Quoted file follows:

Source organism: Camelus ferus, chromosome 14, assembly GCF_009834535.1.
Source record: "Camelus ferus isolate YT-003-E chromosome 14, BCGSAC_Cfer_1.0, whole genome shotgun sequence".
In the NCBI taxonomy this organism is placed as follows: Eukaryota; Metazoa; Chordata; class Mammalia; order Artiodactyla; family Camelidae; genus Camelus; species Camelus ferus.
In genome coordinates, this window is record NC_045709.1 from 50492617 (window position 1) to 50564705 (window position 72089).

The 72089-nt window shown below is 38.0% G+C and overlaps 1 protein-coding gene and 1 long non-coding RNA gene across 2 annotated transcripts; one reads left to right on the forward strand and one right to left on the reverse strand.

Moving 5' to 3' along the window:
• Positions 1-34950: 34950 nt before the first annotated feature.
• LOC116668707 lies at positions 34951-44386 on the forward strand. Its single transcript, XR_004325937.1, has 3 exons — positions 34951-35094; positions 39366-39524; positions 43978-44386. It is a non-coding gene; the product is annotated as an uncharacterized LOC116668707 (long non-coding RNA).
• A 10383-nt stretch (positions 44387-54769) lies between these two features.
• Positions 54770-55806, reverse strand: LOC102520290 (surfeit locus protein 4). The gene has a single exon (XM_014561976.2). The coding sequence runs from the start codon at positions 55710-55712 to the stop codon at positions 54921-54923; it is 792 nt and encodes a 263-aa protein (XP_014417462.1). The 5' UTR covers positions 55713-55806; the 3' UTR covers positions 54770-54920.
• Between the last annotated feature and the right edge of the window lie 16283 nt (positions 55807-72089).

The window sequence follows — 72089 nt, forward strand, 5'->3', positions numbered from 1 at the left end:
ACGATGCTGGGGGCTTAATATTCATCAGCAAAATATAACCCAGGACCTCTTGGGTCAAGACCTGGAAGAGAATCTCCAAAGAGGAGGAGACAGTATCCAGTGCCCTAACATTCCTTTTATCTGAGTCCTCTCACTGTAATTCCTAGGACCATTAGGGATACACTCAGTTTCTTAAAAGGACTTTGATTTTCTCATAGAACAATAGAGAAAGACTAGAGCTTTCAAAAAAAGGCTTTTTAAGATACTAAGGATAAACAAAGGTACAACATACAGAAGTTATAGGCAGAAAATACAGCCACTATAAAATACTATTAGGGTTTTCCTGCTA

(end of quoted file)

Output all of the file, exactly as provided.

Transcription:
Source organism: Camelus ferus, chromosome 14, assembly GCF_009834535.1.
Source record: "Camelus ferus isolate YT-003-E chromosome 14, BCGSAC_Cfer_1.0, whole genome shotgun sequence".
In the NCBI taxonomy this organism is placed as follows: Eukaryota; Metazoa; Chordata; class Mammalia; order Artiodactyla; family Camelidae; genus Camelus; species Camelus ferus.
In genome coordinates, this window is record NC_045709.1 from 50492617 (window position 1) to 50564705 (window position 72089).

The 72089-nt window shown below is 38.0% G+C and overlaps 1 protein-coding gene and 1 long non-coding RNA gene across 2 annotated transcripts; one reads left to right on the forward strand and one right to left on the reverse strand.

Moving 5' to 3' along the window:
• Positions 1-34950: 34950 nt before the first annotated feature.
• LOC116668707 lies at positions 34951-44386 on the forward strand. Its single transcript, XR_004325937.1, has 3 exons — positions 34951-35094; positions 39366-39524; positions 43978-44386. It is a non-coding gene; the product is annotated as an uncharacterized LOC116668707 (long non-coding RNA).
• A 10383-nt stretch (positions 44387-54769) lies between these two features.
• Positions 54770-55806, reverse strand: LOC102520290 (surfeit locus protein 4). The gene has a single exon (XM_014561976.2). The coding sequence runs from the start codon at positions 55710-55712 to the stop codon at positions 54921-54923; it is 792 nt and encodes a 263-aa protein (XP_014417462.1). The 5' UTR covers positions 55713-55806; the 3' UTR covers positions 54770-54920.
• Between the last annotated feature and the right edge of the window lie 16283 nt (positions 55807-72089).

The window sequence follows — 72089 nt, forward strand, 5'->3', positions numbered from 1 at the left end:
ACGATGCTGGGGGCTTAATATTCATCAGCAAAATATAACCCAGGACCTCTTGGGTCAAGACCTGGAAGAGAATCTCCAAAGAGGAGGAGACAGTATCCAGTGCCCTAACATTCCTTTTATCTGAGTCCTCTCACTGTAATTCCTAGGACCATTAGGGATACACTCAGTTTCTTAAAAGGACTTTGATTTTCTCATAGAACAATAGAGAAAGACTAGAGCTTTCAAAAAAAGGCTTTTTAAGATACTAAGGATAAACAAAGGTACAACATACAGAAGTTATAGGCAGAAAATACAGCCACTATAAAATACTATTAGGGTTTTCCTGCTA